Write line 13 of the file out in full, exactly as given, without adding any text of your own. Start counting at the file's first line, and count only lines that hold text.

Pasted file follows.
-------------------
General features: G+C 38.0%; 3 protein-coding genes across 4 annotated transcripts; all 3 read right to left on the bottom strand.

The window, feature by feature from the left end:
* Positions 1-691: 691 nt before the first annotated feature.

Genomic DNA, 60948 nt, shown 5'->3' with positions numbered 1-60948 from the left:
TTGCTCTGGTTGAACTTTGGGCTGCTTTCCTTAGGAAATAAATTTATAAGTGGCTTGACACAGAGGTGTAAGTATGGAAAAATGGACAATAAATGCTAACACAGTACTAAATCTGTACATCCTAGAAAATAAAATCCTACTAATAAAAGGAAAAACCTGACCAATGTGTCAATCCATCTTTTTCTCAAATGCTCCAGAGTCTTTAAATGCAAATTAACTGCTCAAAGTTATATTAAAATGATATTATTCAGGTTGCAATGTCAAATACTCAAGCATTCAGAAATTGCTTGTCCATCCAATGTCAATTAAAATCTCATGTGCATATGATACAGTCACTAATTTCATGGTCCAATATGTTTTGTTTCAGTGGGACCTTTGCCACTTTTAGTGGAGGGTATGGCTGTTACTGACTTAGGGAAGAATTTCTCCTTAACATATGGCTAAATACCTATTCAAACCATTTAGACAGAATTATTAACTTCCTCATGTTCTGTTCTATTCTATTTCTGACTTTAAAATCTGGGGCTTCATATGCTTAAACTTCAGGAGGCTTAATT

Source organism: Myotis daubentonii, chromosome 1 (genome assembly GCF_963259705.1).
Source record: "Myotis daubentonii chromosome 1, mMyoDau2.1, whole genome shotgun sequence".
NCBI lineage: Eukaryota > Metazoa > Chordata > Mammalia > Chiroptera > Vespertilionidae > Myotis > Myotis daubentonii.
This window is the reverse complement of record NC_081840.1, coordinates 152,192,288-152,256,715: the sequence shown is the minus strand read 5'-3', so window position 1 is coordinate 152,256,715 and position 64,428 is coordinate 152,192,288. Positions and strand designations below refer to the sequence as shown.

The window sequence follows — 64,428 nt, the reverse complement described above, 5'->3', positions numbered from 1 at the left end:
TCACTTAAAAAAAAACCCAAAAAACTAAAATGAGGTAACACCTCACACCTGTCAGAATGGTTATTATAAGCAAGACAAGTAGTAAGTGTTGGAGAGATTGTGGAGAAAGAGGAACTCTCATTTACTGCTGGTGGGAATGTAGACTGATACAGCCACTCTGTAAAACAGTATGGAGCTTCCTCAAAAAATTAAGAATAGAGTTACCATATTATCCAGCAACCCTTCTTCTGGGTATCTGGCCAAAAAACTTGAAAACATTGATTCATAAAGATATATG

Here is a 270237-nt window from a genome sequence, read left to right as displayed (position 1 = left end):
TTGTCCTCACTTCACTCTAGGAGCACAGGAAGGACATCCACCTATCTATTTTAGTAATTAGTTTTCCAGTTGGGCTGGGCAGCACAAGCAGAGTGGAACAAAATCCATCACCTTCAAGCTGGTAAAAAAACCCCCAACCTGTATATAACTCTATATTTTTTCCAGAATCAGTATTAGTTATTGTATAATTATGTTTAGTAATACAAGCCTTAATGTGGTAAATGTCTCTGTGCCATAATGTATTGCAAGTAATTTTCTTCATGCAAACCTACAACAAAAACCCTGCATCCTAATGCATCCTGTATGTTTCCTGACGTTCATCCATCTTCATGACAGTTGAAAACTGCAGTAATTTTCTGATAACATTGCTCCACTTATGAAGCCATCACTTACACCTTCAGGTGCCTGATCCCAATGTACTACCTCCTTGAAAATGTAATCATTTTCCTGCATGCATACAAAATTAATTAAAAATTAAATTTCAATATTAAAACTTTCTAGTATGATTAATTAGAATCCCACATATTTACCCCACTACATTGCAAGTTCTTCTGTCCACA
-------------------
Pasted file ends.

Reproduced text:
TTGTCCTCACTTCACTCTAGGAGCACAGGAAGGACATCCACCTATCTATTTTAGTAATTAGTTTTCCAGTTGGGCTGGGCAGCACAAGCAGAGTGGAACAAAATCCATCACCTTCAAGCTGGTAAAAAAACCCCCAACCTGTATATAACTCTATATTTTTTCCAGAATCAGTATTAGTTATTGTATAATTATGTTTAGTAATACAAGCCTTAATGTGGTAAATGTCTCTGTGCCATAATGTATTGCAAGTAATTTTCTTCATGCAAACCTACAACAAAAACCCTGCATCCTAATGCATCCTGTATGTTTCCTGACGTTCATCCATCTTCATGACAGTTGAAAACTGCAGTAATTTTCTGATAACATTGCTCCACTTATGAAGCCATCACTTACACCTTCAGGTGCCTGATCCCAATGTACTACCTCCTTGAAAATGTAATCATTTTCCTGCATGCATACAAAATTAATTAAAAATTAAATTTCAATATTAAAACTTTCTAGTATGATTAATTAGAATCCCACATATTTACCCCACTACATTGCAAGTTCTTCTGTCCACA